There are 7 working windmills along the river in the village. We walked down the little road to check them all out.
 
Little did we know that you could actually go inside them! This windmill is used to grind spices.
 
Others are used as a saw mill, a paint mill (grinding pigments), and an oil mill (grinding linseed or peanuts to draw off the oil).
 
Here are the inner-workings of one of the mills. Some of them were built in the 1500s!
 
In this windmill, you could climb all the way to the top and go outside. Go into the light, Chelsea… go into the light.
 
The thatched green exterior of a windmill… not a bad view.
 
Here we are standing on the deck at the top of the windmill. Never thought I would utter that sentence.
 
My girl.
 
This guy loves windmills… almost as much as he loves being sassy. Just check out that pose. So Dutch.
 
We kept reading about Dutch pancakes and how delicious they are. One big difference… they aren’t for breakfast. These are savory pancakes that you eat for lunch or dinner, and they are served with syrup. Luckily, the one restaurant in Zaanse Schans was a pancake place so we decided to grab lunch there.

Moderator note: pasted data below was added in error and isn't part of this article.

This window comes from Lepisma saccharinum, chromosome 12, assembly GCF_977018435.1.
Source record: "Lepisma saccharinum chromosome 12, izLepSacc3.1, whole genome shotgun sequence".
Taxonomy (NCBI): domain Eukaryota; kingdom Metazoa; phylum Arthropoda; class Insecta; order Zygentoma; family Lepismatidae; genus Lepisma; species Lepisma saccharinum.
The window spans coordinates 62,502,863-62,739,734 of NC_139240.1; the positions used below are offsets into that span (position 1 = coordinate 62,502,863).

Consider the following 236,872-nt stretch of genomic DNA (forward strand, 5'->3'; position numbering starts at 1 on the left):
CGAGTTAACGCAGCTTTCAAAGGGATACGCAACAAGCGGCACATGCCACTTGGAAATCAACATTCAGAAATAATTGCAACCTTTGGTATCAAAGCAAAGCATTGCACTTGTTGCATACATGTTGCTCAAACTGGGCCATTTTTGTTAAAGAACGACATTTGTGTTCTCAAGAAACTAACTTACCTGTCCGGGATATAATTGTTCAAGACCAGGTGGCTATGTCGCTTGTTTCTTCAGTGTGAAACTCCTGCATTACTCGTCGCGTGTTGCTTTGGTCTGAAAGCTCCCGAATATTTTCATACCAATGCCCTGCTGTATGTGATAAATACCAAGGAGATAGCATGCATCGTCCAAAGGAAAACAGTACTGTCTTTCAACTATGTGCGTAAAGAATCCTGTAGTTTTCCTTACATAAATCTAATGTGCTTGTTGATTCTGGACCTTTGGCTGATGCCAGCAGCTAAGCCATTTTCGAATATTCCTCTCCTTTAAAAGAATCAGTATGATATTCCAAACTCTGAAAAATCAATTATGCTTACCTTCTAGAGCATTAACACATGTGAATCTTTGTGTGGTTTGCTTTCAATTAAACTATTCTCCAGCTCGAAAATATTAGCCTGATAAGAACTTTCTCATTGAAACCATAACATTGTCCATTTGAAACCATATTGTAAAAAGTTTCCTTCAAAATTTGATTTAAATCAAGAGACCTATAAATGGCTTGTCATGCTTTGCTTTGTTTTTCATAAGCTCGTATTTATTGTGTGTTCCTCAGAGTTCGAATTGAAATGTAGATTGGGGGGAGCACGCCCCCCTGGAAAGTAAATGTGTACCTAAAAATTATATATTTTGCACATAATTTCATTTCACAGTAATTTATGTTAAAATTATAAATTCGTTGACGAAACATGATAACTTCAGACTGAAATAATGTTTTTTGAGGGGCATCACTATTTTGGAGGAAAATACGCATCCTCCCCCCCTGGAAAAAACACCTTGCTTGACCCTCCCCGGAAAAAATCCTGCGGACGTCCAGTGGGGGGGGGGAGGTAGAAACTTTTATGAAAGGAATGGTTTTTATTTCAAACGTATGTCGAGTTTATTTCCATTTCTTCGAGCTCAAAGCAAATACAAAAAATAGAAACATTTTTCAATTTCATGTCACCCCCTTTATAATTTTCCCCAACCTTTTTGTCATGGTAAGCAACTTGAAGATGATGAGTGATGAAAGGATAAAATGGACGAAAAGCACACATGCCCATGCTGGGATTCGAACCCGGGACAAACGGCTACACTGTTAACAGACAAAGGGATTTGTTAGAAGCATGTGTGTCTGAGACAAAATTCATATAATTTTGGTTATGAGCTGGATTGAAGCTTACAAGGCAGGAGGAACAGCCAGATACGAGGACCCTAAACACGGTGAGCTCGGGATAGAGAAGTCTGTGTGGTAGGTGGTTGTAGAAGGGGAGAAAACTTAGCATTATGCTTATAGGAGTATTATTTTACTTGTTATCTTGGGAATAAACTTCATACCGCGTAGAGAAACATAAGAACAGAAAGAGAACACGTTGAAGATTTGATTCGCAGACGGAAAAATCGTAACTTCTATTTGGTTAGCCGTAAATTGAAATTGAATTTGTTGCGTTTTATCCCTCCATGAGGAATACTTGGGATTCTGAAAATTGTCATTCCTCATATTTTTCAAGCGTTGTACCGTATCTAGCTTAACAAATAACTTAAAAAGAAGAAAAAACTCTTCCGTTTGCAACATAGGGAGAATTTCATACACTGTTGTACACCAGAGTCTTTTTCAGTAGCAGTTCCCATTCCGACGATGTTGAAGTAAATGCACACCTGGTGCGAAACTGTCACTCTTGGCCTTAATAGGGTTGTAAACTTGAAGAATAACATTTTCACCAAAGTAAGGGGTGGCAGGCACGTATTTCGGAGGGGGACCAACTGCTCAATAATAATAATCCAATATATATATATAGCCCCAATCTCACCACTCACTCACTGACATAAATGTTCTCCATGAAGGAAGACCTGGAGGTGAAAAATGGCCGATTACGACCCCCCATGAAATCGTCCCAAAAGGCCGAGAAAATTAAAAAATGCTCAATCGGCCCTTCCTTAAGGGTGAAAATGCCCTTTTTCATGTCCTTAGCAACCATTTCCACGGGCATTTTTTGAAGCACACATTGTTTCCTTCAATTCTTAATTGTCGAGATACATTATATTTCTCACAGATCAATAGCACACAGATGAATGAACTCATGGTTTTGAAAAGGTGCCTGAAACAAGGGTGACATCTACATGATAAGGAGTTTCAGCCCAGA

And we were soooo glad we did! This is my bacon and cheese pancake covered in syrup. The pancake is crispy on the outside and crepe-like on the inside. Then you top it with a syrup that tastes like molasses. Oh. My. Goodness. We were both in heaven and didn’t want lunch to end.
 
The pancakes are cooked in this giant rotating grill… creating doughy love for all.
 
After lunch, we watched a short film in one of the windmills about the history of the village and this guy was in it! When we saw him, Chelsea and I both stopped and looked at each other… “that’s the guy!” Not only was he “the guy,” but he was rockin’ a pair of wooden clogs and a pipe. You, sir, have won the Dutchman of the Day award. Kudos.
 
This home/windmill was built in 1667, with love apparently.
 
Chelsea and I just kept walking around in disbelief. Are we really here? Are we really seeing this?
 
A day of “windmilling” made us pretty hungry. One other piece of info that we found out through our trip research was that the Netherlands has the largest Surinamese population outside of Surinam. Yup, Surinam. Don’t worry… we had to look it up, too. Apparently, Surinam was a Dutch colony and that is why there are so many Surinamese folks in town.